Hudson River Gorge

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New York, USA

Hudson River Gorge Guidebook

Beginning on the Indian River and continuing through the Hudson River Gorge, this run provides a 15-mile wilderness rafting experience with tremendous whitewater and stunning Adirondack landscape. It’s the state’s longest length of whitewater and is regarded as the best commercial Class IV in New York.

The Hudson has three distinct seasons offering a variety of rafting experiences. In the spring, the whitewater is the largest with challenging Class IV. During the summer, as flows mellow out and temperatures warm up, the rapids become tamer but still offer Class IV excitement. Finally in the fall, the river corridor sees far fewer people and you can see the landscape change with the season.

Interestingly, this trip starts on the Indian River which has scheduled releases of Tuesday, Thursday, Saturday and Sunday. The releases make it possible to raft the 2.5 miles on the Indian River to the Hudson confluence. The Hudson itself is runnable without the releases, but access is the limiting factor. Hence, the start on the Indian River.

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Hudson River Gorge – Class II, III & IV+

The Hudson River is an iconic stretch of whitewater in Upstate New York. This ~15 mile run offers a variety of rapids, beautiful Adirondack scenery, and consistent flows for multiple months.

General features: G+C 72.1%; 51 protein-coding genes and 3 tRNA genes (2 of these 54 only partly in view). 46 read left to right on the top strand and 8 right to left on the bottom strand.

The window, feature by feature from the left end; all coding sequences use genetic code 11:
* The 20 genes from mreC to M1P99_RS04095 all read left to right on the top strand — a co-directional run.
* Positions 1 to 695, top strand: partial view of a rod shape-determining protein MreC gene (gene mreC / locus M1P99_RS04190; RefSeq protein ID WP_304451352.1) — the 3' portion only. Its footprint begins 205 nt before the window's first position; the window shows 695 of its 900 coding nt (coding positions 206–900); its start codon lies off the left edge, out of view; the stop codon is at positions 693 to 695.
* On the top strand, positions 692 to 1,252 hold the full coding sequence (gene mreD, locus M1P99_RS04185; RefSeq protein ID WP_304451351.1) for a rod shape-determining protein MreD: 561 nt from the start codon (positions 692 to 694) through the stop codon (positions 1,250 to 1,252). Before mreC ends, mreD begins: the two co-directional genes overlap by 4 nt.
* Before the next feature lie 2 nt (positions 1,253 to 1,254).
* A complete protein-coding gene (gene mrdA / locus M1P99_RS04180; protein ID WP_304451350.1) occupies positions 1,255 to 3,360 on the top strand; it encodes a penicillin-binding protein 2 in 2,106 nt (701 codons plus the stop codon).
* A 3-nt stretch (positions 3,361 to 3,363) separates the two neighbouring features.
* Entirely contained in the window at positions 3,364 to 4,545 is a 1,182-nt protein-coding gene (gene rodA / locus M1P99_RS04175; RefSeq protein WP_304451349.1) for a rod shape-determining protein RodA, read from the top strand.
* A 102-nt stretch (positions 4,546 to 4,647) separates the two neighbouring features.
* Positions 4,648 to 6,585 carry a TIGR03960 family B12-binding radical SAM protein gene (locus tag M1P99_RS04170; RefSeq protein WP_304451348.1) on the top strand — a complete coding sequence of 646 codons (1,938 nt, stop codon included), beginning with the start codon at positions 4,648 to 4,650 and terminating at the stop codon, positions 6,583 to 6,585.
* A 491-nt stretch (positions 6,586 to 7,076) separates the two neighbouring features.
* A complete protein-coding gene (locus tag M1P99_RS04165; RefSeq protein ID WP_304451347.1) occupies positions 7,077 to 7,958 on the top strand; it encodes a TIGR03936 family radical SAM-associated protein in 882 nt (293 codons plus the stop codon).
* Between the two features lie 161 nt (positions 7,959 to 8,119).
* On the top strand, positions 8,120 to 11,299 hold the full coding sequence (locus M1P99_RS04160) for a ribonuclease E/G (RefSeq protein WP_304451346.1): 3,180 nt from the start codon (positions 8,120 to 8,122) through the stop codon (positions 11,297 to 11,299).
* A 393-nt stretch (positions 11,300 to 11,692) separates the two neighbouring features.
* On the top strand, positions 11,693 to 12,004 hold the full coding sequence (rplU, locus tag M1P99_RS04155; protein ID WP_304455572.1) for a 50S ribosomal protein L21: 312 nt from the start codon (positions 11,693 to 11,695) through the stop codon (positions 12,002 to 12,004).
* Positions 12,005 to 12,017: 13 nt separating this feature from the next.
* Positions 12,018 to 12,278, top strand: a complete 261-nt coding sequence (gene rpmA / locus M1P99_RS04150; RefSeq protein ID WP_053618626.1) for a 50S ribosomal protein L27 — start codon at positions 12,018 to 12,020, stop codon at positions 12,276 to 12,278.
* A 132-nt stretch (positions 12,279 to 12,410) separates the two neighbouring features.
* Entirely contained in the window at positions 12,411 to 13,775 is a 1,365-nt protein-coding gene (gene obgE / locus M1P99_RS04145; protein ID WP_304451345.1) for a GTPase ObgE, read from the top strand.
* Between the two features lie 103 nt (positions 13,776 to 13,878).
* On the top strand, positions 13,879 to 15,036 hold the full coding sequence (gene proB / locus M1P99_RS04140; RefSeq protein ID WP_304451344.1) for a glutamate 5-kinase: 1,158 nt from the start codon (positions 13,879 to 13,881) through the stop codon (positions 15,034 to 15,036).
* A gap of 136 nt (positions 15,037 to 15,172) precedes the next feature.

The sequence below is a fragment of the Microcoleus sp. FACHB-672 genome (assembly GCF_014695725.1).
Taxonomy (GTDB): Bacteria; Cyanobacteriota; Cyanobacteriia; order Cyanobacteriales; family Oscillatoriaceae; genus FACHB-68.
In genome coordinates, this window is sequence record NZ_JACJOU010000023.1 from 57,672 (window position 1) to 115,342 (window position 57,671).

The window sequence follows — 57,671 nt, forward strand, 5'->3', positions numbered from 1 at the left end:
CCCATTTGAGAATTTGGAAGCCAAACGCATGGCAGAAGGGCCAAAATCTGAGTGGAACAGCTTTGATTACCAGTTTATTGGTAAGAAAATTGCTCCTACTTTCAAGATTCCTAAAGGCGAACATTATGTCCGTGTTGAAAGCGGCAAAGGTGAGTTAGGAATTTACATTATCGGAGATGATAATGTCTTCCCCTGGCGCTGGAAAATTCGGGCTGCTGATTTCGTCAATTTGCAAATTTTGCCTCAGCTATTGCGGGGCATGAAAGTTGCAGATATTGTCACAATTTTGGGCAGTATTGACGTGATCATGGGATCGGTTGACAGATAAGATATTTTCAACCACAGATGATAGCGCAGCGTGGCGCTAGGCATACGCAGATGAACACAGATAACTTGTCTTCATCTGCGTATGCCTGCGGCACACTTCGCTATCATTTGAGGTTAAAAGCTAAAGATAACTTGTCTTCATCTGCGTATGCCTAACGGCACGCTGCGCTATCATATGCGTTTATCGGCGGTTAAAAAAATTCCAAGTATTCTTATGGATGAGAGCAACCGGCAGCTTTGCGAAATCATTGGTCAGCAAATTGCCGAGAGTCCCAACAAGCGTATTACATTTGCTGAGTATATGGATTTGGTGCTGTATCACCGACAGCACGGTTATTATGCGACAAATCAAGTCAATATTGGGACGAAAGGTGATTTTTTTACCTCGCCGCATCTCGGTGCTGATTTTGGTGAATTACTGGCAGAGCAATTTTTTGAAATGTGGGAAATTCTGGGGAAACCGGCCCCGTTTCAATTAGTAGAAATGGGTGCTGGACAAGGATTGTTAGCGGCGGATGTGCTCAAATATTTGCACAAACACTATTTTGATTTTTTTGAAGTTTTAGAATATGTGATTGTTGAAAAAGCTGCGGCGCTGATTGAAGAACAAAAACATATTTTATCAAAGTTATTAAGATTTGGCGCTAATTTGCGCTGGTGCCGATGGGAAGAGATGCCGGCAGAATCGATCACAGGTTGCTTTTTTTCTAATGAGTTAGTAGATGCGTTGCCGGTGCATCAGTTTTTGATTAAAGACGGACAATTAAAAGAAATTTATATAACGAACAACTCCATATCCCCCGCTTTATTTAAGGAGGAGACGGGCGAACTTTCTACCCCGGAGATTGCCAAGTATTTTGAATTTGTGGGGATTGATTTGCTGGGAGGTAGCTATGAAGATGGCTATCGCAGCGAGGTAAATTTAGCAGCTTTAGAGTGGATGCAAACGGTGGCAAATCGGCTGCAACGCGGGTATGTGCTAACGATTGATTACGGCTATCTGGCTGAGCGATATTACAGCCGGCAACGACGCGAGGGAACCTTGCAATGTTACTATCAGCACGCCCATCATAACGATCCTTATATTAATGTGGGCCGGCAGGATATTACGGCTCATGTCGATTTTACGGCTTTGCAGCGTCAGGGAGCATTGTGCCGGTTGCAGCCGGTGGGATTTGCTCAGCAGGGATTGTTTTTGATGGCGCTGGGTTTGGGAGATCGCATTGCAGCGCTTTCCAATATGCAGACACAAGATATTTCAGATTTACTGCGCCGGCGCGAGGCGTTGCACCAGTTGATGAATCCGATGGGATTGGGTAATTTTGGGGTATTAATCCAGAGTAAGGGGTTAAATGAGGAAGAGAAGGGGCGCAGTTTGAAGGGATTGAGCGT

Mile -0.16 – Otter Slide:

Class IV. This drop is just above the traditional put-in.

Mile 0 – Indian Head Put-In:

River Left. Unpaved walkway from the road to the river. Although this is considered the Hudson River run, you start on the Indian River, approximately 2.5 miles upstream from its confluence with the Hudson.

Mile 0.6 – Indian Head:

Class III. Continuous class III read-and-run.

Mile 1.66 – Gooley Steps:

Class III. This is a continuous Class III read-and-run rapid. Beware of a center pour over near the top of this rapid called “Kenny’s Hole”. It can be easily passed on the right.

Mile 2.46 – Indian & Hudson River Confluence:

River Left. The Hudson meets the Indian River here. At the confluence there’s Class II boogie water for a ways.

Mile 4 – Elephant Rock:

River Right. Pull your boat up to this jump rock, climb up, and send it!

Mile 4.88 – Virgin Falls Camp:

River Left. A small, shady camp with a waterfall.

Mile 4.91 – Virgin Falls:

River Left. Park at the small beach river right just upstream from this creek. Virgin Falls is a short walk up and well worth the stop. This small waterfall can be seen from the river.

Mile 5.53 – Blue Ledges:

Class III. This is Class III at most flows and is read and run. Enjoy the splashes as you enter the Hudson River Gorge. This rapid takes on a more aggressive character at high water. At high flows, start center and work your way to the right to avoid large holes and hydraulics.

Mile 6.1 – Blue Ledges Camp:

River Left. Sandy beach and easy parking river left. The camp area and fire ring are located just downstream in the trees.

Mile 6.32 – The Narrows:

Class IV. Enter the rapid river right, and stay right of center until you pass the “Widow Maker” hole. After that, head to the center and enjoy the big, splashy waves!

Mile 6.67 – Osprey Nest:

Class III. Run center down the fun, splashy waves.

Mile 6.86 – Carter’s Landing: